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Holiday Homes

Using an exotic foreign holiday as the basis for a design theme is a fantastic way to inject some verve and excitement in your home. Obviously the more far flung and mysterious the country you visited was the better, so if you spent a boozy two weeks in Majorca or Tenerife its probably best that you relive your hols strictly through the snaps you took whilst there- wicker donkeys and dentist chair shot drinking games just don’t look right in anyone’s living room!

With cheaper and more regular flights taking us to all corners of the globe, the world is getting smaller so it is not too unlikely that many of you have been to some incredible, and culturally alien places over the last few months and it is those kind of places that can provide really exciting themes. As an example, I’m going to look at how Japan can be used to particularly great effect.

As there are a quiet a few aspects to Japanese design and it would be bad for the serenity of the room to attempt to include all of them, it is best to spend a little time identifying what you enjoy most about Japanese design. Whether it’s a mass of cherry blossoms, warm wood or clean lines, let it guide your choices for a room.

While highly stylized furniture and accessories can be expensive, using one particular element as inspiration can help you pick items of lesser cost but of high impact in a room. For example using a typical Japanese feature such as the lacquering of furniture as your main point of reference when choosing what to buy, keeps your brief simple and therefore less likely to incur lots of hidden costs that eventually mount up to an expensive exercise.

You should definitely try to keep clutter to a minimum. Japanese design is all about clean lines and simple beauty.

Too much clutter in a space can detract from a Japanese room’s charm and impact- besides, less clutter means less furniture and accessories to buy, which obviously means less cost.

Use a variety of woods. High contrast is another signifier of Japanese room design. White walls blended with bamboo and white shoji screens and dark wooden armoire pieces can add contrast to a room and give it a distinctly Japanese feel.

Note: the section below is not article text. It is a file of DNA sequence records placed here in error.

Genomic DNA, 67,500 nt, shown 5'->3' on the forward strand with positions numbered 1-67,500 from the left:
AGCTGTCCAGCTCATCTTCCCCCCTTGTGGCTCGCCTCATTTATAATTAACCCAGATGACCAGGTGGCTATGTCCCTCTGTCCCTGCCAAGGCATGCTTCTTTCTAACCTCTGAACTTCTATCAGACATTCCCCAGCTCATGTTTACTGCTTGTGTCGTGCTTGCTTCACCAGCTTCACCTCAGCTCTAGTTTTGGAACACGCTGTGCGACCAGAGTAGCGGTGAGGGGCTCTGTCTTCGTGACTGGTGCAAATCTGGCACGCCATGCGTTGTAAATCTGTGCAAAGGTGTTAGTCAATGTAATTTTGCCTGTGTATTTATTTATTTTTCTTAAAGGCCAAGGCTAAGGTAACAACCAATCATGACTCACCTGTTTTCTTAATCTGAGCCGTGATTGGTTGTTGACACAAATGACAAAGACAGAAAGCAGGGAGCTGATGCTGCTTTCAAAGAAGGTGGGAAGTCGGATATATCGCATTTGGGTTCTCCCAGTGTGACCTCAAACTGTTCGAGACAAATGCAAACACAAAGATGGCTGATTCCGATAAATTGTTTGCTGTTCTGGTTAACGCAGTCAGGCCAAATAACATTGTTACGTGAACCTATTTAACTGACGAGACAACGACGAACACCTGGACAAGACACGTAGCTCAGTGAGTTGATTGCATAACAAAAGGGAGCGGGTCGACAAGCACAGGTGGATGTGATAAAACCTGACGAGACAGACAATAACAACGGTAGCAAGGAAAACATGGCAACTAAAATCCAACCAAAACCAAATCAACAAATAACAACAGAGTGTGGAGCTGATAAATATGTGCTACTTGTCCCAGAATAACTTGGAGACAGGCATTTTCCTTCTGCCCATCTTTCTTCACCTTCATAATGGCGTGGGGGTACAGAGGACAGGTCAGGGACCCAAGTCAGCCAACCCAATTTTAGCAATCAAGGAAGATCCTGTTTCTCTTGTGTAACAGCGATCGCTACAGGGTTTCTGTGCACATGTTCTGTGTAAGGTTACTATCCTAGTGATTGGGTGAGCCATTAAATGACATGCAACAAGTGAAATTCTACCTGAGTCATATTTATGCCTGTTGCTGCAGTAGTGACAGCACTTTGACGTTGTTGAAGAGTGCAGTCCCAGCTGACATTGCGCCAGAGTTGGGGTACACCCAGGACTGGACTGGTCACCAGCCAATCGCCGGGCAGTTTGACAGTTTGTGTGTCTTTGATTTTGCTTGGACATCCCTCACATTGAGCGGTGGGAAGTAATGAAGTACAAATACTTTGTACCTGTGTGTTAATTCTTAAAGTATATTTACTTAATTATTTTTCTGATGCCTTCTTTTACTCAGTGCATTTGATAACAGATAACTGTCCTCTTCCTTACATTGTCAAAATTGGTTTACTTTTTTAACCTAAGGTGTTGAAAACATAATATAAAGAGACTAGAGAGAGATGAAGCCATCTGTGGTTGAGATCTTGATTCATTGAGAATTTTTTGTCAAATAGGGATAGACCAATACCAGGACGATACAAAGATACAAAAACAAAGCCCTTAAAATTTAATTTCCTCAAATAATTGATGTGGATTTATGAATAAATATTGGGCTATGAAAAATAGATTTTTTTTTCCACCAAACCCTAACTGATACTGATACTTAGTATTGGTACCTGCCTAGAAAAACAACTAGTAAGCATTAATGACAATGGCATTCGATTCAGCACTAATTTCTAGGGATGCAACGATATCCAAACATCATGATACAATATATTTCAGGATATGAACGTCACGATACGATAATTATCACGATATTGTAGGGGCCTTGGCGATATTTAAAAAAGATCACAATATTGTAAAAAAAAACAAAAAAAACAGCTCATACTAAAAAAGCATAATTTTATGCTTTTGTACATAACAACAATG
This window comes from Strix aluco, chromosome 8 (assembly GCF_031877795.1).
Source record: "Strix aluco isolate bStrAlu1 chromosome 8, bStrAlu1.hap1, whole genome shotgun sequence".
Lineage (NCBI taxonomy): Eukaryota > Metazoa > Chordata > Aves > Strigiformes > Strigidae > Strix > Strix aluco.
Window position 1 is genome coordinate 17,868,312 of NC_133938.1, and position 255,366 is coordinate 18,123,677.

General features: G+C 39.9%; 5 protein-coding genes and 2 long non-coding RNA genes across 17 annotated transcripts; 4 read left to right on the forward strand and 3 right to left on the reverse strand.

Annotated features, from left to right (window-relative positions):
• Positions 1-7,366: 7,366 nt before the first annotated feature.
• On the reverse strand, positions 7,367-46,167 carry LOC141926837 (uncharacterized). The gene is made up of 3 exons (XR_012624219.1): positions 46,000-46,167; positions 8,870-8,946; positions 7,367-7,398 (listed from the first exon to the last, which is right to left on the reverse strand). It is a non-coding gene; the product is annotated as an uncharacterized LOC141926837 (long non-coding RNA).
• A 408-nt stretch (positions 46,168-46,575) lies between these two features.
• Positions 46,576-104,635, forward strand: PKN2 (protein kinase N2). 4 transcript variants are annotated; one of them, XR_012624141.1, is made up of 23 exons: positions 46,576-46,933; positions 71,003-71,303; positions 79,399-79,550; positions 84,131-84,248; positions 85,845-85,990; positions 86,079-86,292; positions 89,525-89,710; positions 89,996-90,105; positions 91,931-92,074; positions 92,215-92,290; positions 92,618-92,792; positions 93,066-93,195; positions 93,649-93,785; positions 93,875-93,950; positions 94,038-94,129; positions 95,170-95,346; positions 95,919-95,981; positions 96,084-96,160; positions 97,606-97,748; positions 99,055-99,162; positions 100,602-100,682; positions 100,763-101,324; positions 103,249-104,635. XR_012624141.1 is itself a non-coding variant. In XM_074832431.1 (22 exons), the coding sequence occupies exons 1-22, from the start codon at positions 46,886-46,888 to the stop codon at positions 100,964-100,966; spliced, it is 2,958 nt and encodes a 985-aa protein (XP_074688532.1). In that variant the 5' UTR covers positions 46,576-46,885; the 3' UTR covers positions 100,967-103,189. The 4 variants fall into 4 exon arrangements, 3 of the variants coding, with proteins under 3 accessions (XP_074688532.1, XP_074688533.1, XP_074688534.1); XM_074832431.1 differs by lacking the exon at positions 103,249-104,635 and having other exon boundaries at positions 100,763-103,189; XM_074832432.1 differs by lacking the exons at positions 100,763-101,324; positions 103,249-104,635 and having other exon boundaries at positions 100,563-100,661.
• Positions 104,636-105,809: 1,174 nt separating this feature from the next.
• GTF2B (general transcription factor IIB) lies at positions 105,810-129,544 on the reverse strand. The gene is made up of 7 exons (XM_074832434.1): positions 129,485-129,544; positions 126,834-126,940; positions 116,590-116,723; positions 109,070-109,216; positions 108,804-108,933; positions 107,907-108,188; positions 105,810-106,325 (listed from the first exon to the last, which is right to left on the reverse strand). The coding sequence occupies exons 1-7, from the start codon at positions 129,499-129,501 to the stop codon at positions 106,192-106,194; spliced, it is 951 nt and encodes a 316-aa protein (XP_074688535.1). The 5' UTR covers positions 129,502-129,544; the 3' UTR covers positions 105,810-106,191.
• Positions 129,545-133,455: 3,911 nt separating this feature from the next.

Save lots of money by choosing areas rugs over whole-floor carpets. Tatami mats are a typical feature in Japanese rooms. While genuine tatami mats made from rice straw can be quite expensive, a sisal or seagrass rug can be a convincing and inexpensive stand-in and provide the warmth and mood of a Japanese room.

Consider art carefully. Japanese artwork is often simple and streamlined. For the more creative minded, Japanese themed artwork can be created easily from ink and paper. If you are in the market for something more elaborate, search local art dealers or department stores for Japanese-inspired pieces. Also consider using typical Japanese design elements like shoji screens as hanging art pieces.

Japanese culture is closely intertwined with nature, and nature reflects in Japanese design so remember to add some greenery. Consider adding a plant like bamboo to a room to give it additional colour and a burst of life. Bamboo is easy to care for and you can purchase it at most DIY or department stores.

When looking to finish off with the sort of details that make a house a home, simply being careful to choose the correct material finishes can make all the difference. When looking for a table lamp for instance, a paper shade lamp will already have a Japanese feel. Or with window curtains, any material featuring elements of nature (especially birds and flowers), will also intrinsically have an oriental feel.

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